North Pacific Watch – NO CHANGE … the “blob” of warmer than normal sea surface temperatures in the North Pacific continues (Figure 4). Current index values of the Pacific Decadal Oscillation have been running strong positive, indicating that the warm phase is in place. The main result of the warmer waters is that humidity levels are up across the west, along with nighttime temperatures. The current long range forecasts continue (see below) to be driven by the combined effects of a warm North Pacific and El Niño conditions in the tropics. As detailed in previous months, from historical analogs (years with similar conditions), the western US would be expected to experience:

Winter (Oct-Feb) – typically much warmer and drier from the northern most counties in California into the PNW and up into Canada and Alaska in most years. Near normal winter temperatures from the North Coast southward along with very likely higher rainfall amounts. However, during these types of years in the past there is a much greater risk of extreme, heavy rainfall in the winter across California and the southwest. The ultimate precipitation pattern and amounts will depend on the strength of this El Niño. (winter analogs did not change from last month)

Forecast Periods:
6-10 Day: Troughs out of the Gulf of Alaska are becoming more frequent and dipping further south. The result is that more winter-like systems will be influencing the western US. Over the short term the bulk of the western US is expected to have cooler than normal conditions. The precipitation forecast over the 6-10 day period is calling for a wetter than normal PNW, while all points south and southeast will likely be drier than normal. I know it is El Nino time … but the short term shows the effects being shunted into Texas and the Gulf Coast.

8-14 Day: The only change out to the two week forecast window is a greater chance of precipitation dipping south into California. Temperatures are forecast to trend slightly warmer along the western US coast while likely remaining cooler than normal over the inland valleys, mountains and Great Basin. Precipitation forecast two weeks out points to likely a continued drier than normal California and southwestern US states. The PNW has a higher likelihood of near normal to slightly higher than normal precipitation.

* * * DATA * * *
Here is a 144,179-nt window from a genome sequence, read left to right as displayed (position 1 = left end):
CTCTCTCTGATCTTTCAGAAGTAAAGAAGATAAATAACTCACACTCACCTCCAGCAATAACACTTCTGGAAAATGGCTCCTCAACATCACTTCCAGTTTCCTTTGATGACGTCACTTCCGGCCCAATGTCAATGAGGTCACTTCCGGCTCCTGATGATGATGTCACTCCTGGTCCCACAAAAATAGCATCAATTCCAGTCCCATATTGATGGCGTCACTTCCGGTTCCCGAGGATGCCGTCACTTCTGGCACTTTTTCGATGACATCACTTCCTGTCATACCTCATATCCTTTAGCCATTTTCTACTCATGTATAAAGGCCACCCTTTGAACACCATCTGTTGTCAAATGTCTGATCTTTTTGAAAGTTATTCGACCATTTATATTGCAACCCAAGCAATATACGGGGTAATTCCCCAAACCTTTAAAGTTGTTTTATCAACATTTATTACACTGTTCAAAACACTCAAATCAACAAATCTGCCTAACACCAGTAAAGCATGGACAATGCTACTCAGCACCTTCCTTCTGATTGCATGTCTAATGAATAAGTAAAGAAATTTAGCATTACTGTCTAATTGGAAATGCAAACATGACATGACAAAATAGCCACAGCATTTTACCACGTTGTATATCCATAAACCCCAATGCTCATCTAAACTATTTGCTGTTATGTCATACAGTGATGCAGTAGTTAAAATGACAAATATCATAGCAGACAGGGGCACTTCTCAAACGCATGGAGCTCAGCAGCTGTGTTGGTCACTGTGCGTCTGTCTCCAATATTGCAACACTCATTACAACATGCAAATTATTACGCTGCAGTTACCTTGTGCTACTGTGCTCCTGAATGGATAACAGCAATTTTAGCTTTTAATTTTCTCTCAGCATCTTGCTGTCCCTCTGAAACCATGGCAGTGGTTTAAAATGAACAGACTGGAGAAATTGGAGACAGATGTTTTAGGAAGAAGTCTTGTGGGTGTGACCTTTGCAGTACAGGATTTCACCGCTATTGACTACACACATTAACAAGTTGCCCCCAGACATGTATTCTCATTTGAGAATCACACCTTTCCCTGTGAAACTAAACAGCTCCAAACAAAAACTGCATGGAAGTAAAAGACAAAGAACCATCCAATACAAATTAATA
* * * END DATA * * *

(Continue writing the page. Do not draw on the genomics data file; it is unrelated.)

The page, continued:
30 Day: The outlook for November continues to favor above normal temperatures in much of Alaska, along the western US coast and into the Great Lakes and the southeastern US. At this point the 30 day forecast for precipitation has no clear signal with an equal chance for slightly above, normal or slightly below for Washington, Oregon and California. The current El Niño influence is showing up from Texas through the southeastern US with a much greater chance of above average rainfall.

90 Day: The November-December-January (NDJ) forecast continues to be dominated by El Niño developments. Forecasts are pretty much following the typical El Niño influences with greater chances of broader warmer than average conditions in the western US. Alaska and the PNW are forecast to be the warmest regions, but the entire western states is likely to see a mild start to winter. For precipitation, the NDJ outlook tilts the odds to near normal to below median precipitation in the PNW and the expansion of above normal precipitation for the southern portion of California into the desert SW and Texas. This is a classic pattern driven by historic conditions during El Niño. However,